The membrane (or mesocarp) surrounding each fruit is thought to have a cardioprotective effect. Pomegranate juice also decreases cholesterol, triglycerides and blood pressure.

Treating Diabetes and Obesity

Pomegranate products have been shown to improve insulin sensitivity, regulate blood glucose levels and modulate insulin production and secretion.

Pomegranate peel anthocyanins may be responsible for the anti-obesity claims. These compounds are water soluble so a strong cup of pomegranate peel tea every day can be a complimentary treatment for obesity.

Anti-cancer

A large variety of cancers are inhibited by pomegranate juice, pomegranate peel tincture or pomegranate seed oil. Interestingly, the efficacy of pomegranate products against cancer depends on which genotype you are.

8 Surprising Ways to Use Pomegranate

So, to sum up, there are at least 8 different ways to use pomegranate, each producing a number of benefits for your health, both inside and out.

Whole Fruit: Eating the whole fruit on a regular basis will encourage good gut flora and increase anti-oxidant and anti-inflammatories in your blood. Whole fruit may also provide a cardioprotective effect as well as help to treat diabetes and obesity. Eat 7 oz (200 g) per day for 3 months.

8 Surprising Ways to Use Pomegranate to Heal From Inside Out - whole fruit

 

Pomegranate Juice: 750 ml/week is the recommended dose to reduce the risk of cancers, treat diabetes, decrease cholesterol, lower blood pressure, control depression or anxiety, reduce gastrointestinal inflammation and promote good gut flora. Topically applying the juice can disinfect bacterial and fungal wounds.8 Surprising Ways to Use Pomegranate to Heal From Inside Out -juice

Pomegranate Peel Tincture: Soaking the peels in high proof alcohol for 1 – 2 weeks produces an oral treatment for stomach ulcers and various types of cancer. If you have 90% alcohol, then fresh peels can be used, but if you only have 40% alcohol, then it’s best to chop up and dry the peels before soaking them for 1 – 2 weeks. Take about 1 dropper (1.5 ml) per day.8 Surprising Ways to Use Pomegranate to Heal From Inside Out - tincture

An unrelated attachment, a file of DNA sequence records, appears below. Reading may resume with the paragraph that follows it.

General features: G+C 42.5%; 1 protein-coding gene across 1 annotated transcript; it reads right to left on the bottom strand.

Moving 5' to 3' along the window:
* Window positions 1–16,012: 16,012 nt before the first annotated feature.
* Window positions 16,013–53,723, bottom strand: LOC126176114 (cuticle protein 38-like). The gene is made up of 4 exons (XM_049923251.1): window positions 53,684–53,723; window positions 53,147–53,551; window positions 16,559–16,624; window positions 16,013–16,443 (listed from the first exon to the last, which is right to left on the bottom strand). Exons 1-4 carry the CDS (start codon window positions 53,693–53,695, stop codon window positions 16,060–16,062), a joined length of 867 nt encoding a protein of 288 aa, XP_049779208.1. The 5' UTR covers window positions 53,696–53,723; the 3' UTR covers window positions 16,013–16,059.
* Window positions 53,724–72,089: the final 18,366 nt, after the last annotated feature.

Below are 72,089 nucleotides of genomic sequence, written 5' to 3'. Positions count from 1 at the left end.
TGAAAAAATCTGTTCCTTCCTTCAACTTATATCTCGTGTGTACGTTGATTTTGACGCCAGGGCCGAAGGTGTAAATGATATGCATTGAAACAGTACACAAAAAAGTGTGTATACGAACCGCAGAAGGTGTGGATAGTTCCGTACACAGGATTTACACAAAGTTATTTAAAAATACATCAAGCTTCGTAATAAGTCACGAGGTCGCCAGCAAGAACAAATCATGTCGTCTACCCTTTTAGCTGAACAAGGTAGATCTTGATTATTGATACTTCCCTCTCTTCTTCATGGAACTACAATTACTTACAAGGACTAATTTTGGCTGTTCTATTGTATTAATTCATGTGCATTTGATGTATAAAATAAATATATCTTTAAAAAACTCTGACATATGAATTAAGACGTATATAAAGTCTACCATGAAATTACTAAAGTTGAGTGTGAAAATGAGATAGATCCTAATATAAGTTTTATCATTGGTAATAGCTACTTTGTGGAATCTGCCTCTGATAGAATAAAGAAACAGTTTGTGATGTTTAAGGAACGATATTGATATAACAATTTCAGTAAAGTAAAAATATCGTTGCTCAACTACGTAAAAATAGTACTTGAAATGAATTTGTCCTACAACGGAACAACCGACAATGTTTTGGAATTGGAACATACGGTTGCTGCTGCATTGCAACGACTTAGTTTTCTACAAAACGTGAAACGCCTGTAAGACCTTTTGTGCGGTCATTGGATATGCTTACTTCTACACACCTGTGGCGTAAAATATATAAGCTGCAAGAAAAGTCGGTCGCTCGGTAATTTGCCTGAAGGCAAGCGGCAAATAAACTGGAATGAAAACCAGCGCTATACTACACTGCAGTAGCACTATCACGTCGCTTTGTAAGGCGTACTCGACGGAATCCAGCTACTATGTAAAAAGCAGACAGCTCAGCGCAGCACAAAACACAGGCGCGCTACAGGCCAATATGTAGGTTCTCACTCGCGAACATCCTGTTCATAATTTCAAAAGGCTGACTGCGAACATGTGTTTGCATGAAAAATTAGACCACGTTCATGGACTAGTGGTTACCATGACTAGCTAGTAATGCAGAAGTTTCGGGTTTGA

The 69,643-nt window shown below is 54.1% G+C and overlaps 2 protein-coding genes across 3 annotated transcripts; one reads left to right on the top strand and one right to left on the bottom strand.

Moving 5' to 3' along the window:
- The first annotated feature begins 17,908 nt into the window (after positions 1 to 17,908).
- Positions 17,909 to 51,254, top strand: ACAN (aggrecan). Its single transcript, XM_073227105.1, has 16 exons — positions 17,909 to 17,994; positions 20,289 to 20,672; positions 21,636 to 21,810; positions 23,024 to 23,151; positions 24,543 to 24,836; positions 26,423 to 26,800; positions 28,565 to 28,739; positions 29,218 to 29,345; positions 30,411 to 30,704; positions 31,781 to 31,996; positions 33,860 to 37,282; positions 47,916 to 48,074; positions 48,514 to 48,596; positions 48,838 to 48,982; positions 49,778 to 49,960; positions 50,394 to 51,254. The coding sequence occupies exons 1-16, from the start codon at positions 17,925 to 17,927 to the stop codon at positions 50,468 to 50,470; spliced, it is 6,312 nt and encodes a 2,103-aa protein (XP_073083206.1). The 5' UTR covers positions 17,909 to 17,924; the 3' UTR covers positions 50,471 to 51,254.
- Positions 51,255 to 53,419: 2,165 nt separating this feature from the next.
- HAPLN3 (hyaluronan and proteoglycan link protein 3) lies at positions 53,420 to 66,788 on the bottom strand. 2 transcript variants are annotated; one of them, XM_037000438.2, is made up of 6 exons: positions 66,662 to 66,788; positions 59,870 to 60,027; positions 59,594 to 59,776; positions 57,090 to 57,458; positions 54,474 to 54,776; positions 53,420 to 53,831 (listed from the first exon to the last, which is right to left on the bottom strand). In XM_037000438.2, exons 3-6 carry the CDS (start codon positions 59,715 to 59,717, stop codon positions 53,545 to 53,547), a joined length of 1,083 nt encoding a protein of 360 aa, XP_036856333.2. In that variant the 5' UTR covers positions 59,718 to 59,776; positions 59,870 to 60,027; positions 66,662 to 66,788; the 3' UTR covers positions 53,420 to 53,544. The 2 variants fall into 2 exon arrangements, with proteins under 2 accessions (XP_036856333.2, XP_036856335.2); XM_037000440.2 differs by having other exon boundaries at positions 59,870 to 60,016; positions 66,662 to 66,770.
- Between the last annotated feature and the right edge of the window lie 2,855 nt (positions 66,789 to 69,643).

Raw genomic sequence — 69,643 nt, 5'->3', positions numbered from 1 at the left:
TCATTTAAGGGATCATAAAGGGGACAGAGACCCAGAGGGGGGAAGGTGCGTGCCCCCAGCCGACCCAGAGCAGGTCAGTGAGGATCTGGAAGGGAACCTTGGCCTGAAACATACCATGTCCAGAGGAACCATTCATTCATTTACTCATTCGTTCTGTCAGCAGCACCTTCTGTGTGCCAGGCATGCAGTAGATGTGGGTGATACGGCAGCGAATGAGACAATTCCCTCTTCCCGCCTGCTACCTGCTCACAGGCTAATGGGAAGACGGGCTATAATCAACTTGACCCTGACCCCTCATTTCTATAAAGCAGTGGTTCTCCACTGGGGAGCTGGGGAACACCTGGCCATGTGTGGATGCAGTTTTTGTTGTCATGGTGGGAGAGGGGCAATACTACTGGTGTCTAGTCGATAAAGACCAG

Pomegranate Peel Tea: A strong cup of pomegranate peel tea everyday may assist with managing obesity and diabetes.

Powdered Pomegranate Fruit: The easiest way to store pomegranates over the long-term, simply strain out the juice then dry the seeds and pulp. Grind them into a fine powder using an electric grinder. This powder can be incorporated into oil, a salve, a tincture or soap to treat fungal and bacterial infections as well as general wounds.

Pomegranate Salve: Once you make some pomegranate powder, you can add this directly to any moisturizer you have at home, otherwise infuse the powder in warm oil for 2 – 3 hours, decant the mix and use the oil to make a salve by adding a small amount of beeswax to the oil over a double-boiler. Note: Last year, I tried washing and drying the whole seeds to infuse in oil, but the membrane on the seeds still retained enough moisture to contaminate my infused oil with water. A BIG no-no for oil-based products! Therefore, I recommend drying and grinding up the seeds to ensure they are completely moisture-free.

Pomegranate Soap: If you are using melt-&-pour soap, then add powdered pomegranate. If you are making hot/cold processed soap, then simply dry the seeds and add them as an exfoliator, anti-fungal and anti-bacterial agent.

Pomegranate Seed Oil: Not something for the average backyard producer, but it’s definitely possible to purchase pomegranate seed oil online. When ingested, the oil from the pomegranate seed can help to reduce the risk of some types of cancer.

Sweet and succulent, hardy and healthy; Pomegranates provide a diverse variety of health benefits and these 8 different methods range from the convenience of drinking some pomegranate juice or peel tea, to creating a tincture or salve for use throughout the year.

You may also like:

20 Toxic Ingredients to Avoid in Your Beauty Products

The 10 Plants That Should Be In Your First Aid Kit (Video)

When and Why You Should Take Propolis

Turmeric Ghee for Gut Health

Mugwort Pillow for Insomnia and Anxiety

Please Spread The Word - Share This Post

15 Comments

  • Tanja Butcher Vandenberk Posted January 9, 2023 11:48 AM